Voices of Impact: Testimonials from Our Volunteers
“Thank you very much, the kids are excited because thanks to their English classes, they understand everything.”
- Yuly Chapur
“Volunteering at CAIMEDE was truly one of the most powerful experiences I have ever had. Thank you for trusting me and being confident in me to work with the kids and with Maestro Saulo. I can 100% say that I have learned so much more from all of them than they’ll ever realize. I might even pursue family law after this experience!”
"Helping Yucatan Kids is an experience that I will cherish for the rest of my life. Before he passed away, my father always talked about how important it is to help children in need. It was a dream of his to make that into a reality. He and his brothers and sisters grew up in Mexico City where they did not always have the help that a child needs. In our world today, it grows increasingly more useful for people to be able to speak both Spanish and English. I am grateful for being given the chance to help the preschool classes at CAIMEDE. The volunteers teach valuable skills that will take them to even greater opportunities in the future. It is an immense honor for me to have contributed and I cannot wait to see where this young generation will go from here."
“My name is Barbara and since last October I’ve been a volunteer at YucatanKids, spending several hours a week introducing very young children to the English language. I met Jane Mallonee, the mastermind of Yucatan Kids, through a mutual friend who correctly thought I could be doing something more productive than endlessly basking in the free time of retirement. The few hours a week I spend at Caimede, the Yucatan state orphanage in Merida, may be productive, but more compellingly, they are joyful. Caimede is a large institution doing the demanding work of caring for and essentially raising around 200 children, from as young as infancy through high school.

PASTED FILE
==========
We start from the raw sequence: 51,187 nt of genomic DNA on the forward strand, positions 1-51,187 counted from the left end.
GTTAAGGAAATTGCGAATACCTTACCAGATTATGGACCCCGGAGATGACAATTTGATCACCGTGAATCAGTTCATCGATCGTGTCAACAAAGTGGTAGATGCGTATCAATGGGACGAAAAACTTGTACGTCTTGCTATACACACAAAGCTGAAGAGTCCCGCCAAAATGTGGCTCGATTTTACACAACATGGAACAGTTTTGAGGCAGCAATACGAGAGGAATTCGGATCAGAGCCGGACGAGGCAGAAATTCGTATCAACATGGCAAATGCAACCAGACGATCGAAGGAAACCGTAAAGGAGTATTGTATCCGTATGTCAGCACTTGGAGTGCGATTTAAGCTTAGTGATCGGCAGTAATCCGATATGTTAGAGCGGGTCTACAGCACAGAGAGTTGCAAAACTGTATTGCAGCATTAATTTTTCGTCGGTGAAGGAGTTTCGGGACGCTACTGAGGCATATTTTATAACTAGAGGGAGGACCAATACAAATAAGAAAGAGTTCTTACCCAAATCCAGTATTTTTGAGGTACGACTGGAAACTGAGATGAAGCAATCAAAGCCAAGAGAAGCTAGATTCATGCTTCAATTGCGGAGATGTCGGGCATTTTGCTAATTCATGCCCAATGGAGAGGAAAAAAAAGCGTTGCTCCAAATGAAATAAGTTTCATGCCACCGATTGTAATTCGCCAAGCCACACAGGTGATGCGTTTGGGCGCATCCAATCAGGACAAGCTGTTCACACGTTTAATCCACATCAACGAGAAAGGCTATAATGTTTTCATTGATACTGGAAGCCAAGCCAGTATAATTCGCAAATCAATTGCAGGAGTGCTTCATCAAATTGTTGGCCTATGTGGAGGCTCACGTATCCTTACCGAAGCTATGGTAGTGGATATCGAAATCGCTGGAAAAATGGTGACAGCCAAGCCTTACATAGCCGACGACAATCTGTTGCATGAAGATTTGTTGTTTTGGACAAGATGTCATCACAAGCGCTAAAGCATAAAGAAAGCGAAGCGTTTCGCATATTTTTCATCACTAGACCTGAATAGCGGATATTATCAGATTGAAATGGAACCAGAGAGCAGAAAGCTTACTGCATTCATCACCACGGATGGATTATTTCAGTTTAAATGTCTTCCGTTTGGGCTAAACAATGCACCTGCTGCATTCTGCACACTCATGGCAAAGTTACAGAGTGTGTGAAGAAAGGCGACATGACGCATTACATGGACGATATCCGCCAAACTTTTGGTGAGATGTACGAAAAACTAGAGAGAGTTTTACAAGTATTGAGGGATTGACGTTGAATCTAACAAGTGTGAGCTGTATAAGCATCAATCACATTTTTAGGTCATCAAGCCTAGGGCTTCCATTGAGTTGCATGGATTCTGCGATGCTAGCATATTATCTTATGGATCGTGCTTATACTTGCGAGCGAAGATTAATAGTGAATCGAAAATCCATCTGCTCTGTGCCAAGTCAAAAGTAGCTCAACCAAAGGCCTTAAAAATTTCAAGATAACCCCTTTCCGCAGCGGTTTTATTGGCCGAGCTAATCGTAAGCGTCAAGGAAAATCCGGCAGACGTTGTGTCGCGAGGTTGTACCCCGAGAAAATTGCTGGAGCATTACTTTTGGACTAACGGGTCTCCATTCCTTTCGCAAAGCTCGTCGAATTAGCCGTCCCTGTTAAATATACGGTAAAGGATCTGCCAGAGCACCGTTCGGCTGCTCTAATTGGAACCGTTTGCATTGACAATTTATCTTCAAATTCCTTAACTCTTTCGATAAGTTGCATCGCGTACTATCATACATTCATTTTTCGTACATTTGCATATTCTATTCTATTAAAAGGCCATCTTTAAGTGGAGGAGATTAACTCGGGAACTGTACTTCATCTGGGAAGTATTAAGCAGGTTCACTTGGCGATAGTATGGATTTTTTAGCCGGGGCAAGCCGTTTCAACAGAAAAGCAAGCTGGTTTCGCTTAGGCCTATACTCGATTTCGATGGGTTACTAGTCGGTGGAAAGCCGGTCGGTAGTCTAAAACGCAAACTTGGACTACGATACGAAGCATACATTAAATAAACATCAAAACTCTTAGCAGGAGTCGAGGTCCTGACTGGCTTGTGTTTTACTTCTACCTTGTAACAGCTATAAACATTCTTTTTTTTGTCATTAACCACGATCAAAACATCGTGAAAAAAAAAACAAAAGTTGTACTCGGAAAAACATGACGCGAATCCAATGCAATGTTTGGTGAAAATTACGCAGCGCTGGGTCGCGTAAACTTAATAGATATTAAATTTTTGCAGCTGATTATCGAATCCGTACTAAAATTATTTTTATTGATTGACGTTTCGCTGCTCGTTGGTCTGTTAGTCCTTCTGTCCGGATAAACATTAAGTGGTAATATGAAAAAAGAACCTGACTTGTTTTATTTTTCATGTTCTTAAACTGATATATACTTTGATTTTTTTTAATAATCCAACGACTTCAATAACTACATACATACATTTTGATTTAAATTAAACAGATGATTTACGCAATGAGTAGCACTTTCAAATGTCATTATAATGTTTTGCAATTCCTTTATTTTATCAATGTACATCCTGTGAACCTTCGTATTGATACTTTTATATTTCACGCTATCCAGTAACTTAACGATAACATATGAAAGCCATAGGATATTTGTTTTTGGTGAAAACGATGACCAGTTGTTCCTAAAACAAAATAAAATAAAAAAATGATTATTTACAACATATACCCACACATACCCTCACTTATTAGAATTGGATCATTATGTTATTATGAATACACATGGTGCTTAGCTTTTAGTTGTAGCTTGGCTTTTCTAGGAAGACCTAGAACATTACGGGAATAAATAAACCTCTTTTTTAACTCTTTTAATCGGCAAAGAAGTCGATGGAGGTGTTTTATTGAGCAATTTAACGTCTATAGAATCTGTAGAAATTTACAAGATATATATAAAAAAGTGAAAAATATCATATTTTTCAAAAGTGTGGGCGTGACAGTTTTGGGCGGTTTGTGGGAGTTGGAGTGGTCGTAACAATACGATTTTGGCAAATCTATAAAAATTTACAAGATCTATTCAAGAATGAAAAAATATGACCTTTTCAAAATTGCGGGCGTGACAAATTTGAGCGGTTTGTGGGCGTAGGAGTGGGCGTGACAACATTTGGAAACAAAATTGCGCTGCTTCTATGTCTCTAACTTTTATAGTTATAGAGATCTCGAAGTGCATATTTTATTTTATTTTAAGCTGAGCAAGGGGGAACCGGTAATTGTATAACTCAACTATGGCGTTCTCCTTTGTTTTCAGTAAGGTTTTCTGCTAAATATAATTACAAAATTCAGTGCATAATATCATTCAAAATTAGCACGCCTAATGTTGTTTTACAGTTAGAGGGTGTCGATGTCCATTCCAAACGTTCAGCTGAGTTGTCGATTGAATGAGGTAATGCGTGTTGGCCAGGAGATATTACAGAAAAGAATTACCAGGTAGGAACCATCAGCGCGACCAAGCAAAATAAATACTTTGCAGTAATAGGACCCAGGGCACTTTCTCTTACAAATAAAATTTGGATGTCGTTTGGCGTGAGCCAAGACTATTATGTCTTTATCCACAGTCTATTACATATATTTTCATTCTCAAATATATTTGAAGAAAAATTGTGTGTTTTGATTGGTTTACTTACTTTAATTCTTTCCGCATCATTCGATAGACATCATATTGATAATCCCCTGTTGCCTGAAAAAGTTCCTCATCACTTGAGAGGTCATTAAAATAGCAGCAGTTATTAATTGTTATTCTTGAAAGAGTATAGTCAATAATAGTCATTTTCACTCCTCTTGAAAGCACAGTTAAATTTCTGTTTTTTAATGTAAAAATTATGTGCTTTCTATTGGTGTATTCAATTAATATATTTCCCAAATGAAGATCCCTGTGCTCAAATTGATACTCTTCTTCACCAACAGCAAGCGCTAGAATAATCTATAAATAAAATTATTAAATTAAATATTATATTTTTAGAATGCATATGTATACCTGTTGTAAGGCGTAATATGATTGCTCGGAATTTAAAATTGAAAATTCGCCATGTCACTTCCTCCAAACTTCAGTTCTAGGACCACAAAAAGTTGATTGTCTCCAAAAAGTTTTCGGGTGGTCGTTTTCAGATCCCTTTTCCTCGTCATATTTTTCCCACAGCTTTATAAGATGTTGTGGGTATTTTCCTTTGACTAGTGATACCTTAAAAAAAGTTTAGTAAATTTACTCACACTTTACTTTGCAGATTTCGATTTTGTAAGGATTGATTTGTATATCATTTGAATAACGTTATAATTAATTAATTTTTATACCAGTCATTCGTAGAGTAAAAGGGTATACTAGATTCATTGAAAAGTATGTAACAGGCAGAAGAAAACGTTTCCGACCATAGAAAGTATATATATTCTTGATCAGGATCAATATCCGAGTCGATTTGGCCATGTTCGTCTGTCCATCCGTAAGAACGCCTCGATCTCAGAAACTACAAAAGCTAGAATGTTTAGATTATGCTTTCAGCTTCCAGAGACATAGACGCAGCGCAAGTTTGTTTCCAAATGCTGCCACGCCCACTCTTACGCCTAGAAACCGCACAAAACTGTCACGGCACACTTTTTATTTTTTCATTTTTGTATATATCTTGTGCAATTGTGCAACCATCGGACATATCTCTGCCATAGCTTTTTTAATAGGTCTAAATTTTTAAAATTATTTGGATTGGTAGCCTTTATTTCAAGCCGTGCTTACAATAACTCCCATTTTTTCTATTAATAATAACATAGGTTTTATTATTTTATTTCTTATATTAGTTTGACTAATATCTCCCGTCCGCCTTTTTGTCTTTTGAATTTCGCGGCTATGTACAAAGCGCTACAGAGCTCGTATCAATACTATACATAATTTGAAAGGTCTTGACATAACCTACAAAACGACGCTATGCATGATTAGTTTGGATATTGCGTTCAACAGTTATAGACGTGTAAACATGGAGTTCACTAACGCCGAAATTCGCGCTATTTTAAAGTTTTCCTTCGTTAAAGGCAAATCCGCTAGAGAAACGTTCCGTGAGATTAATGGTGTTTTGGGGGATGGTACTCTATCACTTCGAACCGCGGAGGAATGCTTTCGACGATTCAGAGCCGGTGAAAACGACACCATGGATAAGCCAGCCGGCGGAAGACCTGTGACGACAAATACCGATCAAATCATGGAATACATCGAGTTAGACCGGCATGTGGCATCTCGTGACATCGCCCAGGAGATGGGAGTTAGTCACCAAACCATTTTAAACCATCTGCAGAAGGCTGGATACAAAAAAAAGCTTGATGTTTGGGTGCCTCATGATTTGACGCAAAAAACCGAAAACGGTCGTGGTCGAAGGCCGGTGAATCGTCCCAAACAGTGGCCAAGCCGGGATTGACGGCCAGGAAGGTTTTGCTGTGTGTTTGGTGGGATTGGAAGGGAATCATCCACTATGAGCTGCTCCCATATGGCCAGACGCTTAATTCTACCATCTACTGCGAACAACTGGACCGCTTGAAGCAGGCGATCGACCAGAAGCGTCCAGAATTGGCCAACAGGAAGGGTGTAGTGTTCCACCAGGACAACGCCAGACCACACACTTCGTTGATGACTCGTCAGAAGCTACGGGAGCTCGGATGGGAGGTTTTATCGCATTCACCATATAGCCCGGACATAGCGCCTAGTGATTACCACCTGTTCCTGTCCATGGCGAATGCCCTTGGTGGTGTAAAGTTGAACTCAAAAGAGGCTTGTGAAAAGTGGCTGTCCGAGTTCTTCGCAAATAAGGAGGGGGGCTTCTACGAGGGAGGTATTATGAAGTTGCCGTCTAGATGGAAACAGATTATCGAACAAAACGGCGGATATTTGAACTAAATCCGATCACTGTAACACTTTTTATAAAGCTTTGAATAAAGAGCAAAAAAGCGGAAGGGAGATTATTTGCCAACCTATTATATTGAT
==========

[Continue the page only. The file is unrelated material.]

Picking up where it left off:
Each of these children is without family for highly individualized yet universally tragic reasons. Without familial resources their long-term prospects for eventual self-sufficiency, let alone advanced education, are bleak. As I learned from my years working for a child advocacy nonprofit in New York City, “aging out” of care represents a dangerous transition to adulthood from a childhood that has been at best less than optimal, at worst damagingly traumatic. Yucatan Kids addresses the reality that preparing for that transition with even a casual knowledge of English will improve a child’s long-term chances of finding work, and thus independence, particularly in Merida’s growing tourist, transportation, and services industries. So, with never quite enough volunteers, English is offered from the “maternal” (3 and 4 year old level) to the high school level.
I work with the Maternal group for a few hours a week. I sit with these little ones who do coloring (some learning for the first time how to put crayon to paper) and solve puzzles, and page through picture books while listening to us volunteers chat in English. The kids who are almost by definition especially vulnerable, light up at this sustained individual attention. We volunteers are encouraging, affirming, patient at their reluctance to say words in English, and elated when they reveal, sometimes accidentally, that they actually understand quite a bit. For their part these youngsters are by turns energetic, distracted, mischievous, curious, and always managing to evoke those very distant childhood memories of discovery and possibility. How lucky we are to exchange these joyful gifts!”